Speaking to the Lords Communications Committee, Syfret said: "CRR has had some limiting factors on programming and the general strategy of companies and is possibly not in the public interest.
"I don’t think that the removal would make a huge difference to the market. If [other parties] need protection, the government should consider practical issues, but I would be in favour of scrapping the mechanism itself if possible."
The committee called for written evidence for its inquiry into the regulation of television advertising in July, and is expected to produce recommendations in a written report, likely to be released at the end of the year or the beginning of 2011.
However, in its written submission to the committee, advertisers’ trade body ISBA said it was an "appropriate, proportionate and absolutely necessary intervention to protect the advertisers from predatory pricing on the part of the clearly-dominant ITV".
Earlier this year, ITV chief executive Adam Crozier said he wanted to reduce the proportion of ITV’s revenue to come from airtime advertising to 50%, to reduce the broadcaster's dependence on the volatile TV ad market.
ITV told the committee that CRR was "anachronistic and unnecessary in the fast-moving and highly competitive new multimedia environment of the internet, mobile devices and new media players like Google and Apple, which is putting pressure on traditional platforms such as television"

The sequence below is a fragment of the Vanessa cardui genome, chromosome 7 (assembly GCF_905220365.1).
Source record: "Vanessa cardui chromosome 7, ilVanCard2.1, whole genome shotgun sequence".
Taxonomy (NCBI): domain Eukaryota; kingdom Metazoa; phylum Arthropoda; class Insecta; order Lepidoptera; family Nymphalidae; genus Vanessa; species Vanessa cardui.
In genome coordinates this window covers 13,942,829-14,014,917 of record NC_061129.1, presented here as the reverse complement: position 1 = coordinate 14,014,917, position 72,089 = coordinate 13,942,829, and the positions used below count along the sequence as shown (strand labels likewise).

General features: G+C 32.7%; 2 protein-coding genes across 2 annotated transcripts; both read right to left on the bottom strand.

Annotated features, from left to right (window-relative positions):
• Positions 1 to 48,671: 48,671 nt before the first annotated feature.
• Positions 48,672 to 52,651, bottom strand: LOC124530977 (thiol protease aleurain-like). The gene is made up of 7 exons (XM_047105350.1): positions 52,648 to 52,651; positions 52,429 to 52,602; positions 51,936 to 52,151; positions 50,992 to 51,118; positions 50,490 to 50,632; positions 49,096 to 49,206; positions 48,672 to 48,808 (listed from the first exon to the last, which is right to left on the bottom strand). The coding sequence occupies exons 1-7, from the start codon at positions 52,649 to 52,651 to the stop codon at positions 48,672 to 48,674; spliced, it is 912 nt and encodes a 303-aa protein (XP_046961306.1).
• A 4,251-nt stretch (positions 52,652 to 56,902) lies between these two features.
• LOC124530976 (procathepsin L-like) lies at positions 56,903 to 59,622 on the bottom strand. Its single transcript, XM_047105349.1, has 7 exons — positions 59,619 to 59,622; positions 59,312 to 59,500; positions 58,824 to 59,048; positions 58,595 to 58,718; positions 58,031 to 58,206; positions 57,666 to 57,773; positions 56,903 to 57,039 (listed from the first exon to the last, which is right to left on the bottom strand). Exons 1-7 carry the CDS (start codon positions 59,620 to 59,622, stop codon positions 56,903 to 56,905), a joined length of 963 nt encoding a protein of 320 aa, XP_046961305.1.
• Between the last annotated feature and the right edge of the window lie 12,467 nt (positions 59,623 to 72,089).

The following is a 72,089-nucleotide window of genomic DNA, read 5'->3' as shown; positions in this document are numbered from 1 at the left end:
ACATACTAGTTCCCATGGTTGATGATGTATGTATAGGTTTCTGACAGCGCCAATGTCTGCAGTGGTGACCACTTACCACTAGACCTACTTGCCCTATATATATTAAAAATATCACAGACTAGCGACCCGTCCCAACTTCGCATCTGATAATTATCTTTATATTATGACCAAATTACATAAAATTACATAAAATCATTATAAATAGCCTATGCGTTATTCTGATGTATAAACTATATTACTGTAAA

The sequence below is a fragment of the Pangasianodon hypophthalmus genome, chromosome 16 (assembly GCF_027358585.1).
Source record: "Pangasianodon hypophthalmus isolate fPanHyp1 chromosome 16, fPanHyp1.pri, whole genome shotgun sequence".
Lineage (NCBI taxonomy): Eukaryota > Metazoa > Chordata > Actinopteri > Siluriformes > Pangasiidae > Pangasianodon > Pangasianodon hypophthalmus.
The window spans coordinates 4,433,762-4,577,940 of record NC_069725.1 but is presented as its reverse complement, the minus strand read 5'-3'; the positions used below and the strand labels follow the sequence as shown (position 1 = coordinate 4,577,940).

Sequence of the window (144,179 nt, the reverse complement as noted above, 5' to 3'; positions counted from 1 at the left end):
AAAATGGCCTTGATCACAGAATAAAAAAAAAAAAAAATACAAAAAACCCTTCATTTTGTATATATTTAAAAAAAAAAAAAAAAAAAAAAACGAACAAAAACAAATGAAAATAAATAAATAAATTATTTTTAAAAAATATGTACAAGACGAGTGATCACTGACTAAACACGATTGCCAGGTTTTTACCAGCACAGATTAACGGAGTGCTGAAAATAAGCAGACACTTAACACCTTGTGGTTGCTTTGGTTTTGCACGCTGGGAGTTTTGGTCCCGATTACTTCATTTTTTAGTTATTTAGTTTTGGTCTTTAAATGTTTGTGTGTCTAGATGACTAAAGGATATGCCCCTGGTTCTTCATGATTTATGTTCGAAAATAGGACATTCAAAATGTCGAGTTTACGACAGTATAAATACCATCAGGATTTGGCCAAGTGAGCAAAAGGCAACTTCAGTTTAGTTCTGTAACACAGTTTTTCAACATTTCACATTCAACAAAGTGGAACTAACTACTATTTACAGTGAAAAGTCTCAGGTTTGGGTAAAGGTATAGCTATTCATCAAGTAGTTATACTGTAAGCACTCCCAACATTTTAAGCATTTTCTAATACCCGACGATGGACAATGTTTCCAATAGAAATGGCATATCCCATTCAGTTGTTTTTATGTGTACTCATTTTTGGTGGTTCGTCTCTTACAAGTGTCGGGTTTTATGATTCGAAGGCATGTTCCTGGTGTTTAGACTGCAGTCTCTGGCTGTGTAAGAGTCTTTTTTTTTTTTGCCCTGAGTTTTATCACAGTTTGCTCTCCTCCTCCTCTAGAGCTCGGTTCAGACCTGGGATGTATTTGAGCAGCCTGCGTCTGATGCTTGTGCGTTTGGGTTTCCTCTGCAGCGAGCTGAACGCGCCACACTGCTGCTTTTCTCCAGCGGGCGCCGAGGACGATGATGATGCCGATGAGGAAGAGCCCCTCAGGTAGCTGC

In its submission, Channel 4 said that although advertisers were shifting expenditure online, "it is important not to overestimate the substitutability between advertising on television and on the internet.
"Internet display advertising remains a small proportion of the total display advertising sector relative to television, and is not currently growing at the significant expense of television."
The 10-strong committee is chaired by the Earl of Onslow and a number of members have media experience. Baroness Deech was a governor of the BBC from 2002 to 2006, and Lord Gordon of Strathblane was managing director of Radio Clyde.
In May, the Competition Commission ruled that CRR was still needed to prevent the broadcaster from exploiting its position, but it renewed its call for an overall review of the system for selling TV advertising in the UK.